annual A Lehigh Valley Christmas concert at Allentown’s Symphony Hall brought together about 1,000
people in downtown Allen town and brought a sense of community spirit.
The show brought together an impressive
variety of music: choir, blues, bluesy folk, gospel, rock, Celtic, and Latin, fusion and cool jazz. And it brought out several
In all, what it brought was a wonderful
concert: three dozen songs by 17 musical acts, plus an all-star finale, in a three-hour-and-20-minute show (plus a 15-minute
Perhaps the only thing it didn’t
bring, with the day’s temperature above 60, was much of a sense of winter. Or, frankly, too much a sense of the holiday,
even though the stage was adorned by a huge Christmas tree decoration and most of the acts sang Christmas-themed music.
There were exceptions: Two gospel songs
by the Holmes Family, with former “American Idol” finalist Ian Holmes, not surprisingly captured the season’s
spirit best – perhaps because its message was most explicit, or its joy the most obvious, even while it was as hot as
any rock band.
And by opening his set with a simple
“Merry Christmas, everyone,” James Supra of The James Supra Band also seemed to capture that spirit, as did the
addition of some hot Christmas tune licks by guitarist Dana Gaynor. The crowd spontaneously clapped along and answered back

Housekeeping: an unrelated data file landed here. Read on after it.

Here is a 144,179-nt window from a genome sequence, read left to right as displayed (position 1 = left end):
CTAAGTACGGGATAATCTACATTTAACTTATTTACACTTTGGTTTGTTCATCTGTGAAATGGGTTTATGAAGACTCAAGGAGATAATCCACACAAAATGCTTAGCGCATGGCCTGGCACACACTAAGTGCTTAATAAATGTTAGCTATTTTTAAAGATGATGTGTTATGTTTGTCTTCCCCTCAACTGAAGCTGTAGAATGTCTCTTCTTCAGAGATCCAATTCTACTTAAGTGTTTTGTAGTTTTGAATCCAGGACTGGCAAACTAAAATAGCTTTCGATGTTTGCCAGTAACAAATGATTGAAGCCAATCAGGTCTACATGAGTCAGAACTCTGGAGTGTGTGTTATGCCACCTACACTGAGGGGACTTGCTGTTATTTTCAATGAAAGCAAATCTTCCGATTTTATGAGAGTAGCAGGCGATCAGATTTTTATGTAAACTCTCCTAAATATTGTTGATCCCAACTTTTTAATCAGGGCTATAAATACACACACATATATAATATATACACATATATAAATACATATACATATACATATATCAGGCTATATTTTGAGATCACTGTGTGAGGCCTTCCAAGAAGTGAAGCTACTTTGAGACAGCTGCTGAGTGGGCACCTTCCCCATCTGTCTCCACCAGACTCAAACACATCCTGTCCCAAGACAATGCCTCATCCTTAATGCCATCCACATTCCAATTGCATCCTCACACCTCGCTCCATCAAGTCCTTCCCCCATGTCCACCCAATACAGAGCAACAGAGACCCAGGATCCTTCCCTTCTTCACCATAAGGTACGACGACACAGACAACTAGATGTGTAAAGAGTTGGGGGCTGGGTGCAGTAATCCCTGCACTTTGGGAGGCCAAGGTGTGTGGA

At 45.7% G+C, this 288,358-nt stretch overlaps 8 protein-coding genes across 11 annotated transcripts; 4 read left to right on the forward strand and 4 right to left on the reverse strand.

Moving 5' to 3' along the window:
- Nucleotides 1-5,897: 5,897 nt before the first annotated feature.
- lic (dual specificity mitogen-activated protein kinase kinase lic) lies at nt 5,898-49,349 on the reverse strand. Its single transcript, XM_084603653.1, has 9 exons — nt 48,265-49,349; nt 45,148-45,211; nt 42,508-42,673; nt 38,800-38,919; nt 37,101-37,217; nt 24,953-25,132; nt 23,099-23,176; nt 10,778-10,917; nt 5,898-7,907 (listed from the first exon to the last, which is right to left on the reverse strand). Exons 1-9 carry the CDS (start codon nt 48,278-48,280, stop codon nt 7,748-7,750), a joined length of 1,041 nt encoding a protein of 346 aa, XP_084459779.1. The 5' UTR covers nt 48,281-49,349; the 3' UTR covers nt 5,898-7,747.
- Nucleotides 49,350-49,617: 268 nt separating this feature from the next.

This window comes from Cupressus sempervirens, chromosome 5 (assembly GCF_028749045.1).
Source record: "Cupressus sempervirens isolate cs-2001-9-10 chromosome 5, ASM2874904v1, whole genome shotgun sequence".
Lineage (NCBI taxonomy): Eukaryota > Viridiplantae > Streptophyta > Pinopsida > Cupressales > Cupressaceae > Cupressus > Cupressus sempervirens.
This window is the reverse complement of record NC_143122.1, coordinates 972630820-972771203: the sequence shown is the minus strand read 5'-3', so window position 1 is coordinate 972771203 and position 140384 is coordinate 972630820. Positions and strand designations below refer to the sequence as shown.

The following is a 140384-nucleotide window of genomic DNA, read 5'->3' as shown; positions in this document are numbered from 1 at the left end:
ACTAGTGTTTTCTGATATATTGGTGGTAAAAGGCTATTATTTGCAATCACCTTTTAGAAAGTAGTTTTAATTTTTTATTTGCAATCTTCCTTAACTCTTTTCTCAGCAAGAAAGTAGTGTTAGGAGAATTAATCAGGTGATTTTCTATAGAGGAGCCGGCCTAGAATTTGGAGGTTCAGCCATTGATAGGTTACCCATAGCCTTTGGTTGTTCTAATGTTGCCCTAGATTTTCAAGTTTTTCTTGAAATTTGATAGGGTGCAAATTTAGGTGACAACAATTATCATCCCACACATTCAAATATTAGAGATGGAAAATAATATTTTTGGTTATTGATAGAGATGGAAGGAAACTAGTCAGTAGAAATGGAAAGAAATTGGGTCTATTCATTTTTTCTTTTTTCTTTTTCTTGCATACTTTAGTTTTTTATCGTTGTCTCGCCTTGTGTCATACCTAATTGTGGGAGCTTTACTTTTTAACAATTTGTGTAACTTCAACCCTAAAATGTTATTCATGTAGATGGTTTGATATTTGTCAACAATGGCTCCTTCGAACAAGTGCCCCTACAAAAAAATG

to Supra’s hollerin’ voice and hot harp.
The new 15-member CommUnity Chorus,
which opened the show with its first public performance – despite the illness of director Brian Jones – set
the right tone, as did The Large Flowerheads’ closing of a delightful “Snoopy vs. The Red Baron (Snoopy’s
Christmas)”and “Christmas (Baby Please Come Home).”
Weirdly, the quality of the music was
so good, it might have distracted from the message.
Hector Rosado and Ensemble Siete Latin
Jazz played hot Latin rhythm jazz, and the crowd heartily cheered them. Bluesy folk duo Steve Brosky and Jimmy Meyer were
just as instinctual, but rather than using precision, they used ragged sincerity in the songs “Merry Christmas Baby”
and “Blue Christmas,” with Meyer strumming the tinsel out of them.
Soloist Darlene Finelli’s voice
was a wonderful surprise in a Susan Boyle/”Britain’s Got Talent Way” way, helped by sparse but sympathetic
guitar by Zen For Primates’ Mike Krisukas, the show’s musical director. Celtic band Blackwater displayed great
musicianship, and had the crowd clapping to its banjo, flute, guitars and fiddle.
There were other great moments: Fusion Jazz Trio’s plucked bass version of “O Come O Come Immanuel,”
Allentown Mayor Ed Pawlowski playing drums with Jake Kaligis and The New Constitution on “Blue Christmas,” Lehigh
County Executive Don Cunningham leading his band The Cabinet in a ragged “Run Run Rudolph,” Lehigh Valley institution
Dave Fry’s two-tune singalong and Doug Hawk Proposition’s original cool jazz songs, including one called “Cold
The show closed with the entire musical
cast on a heartfelt and surprisingly good – if also ragged – version of U.S.A.
for Africa’s “We Are the World.” It certainly captured the idea of peace on earth and goodwill toward
that’s what Christmas is all about.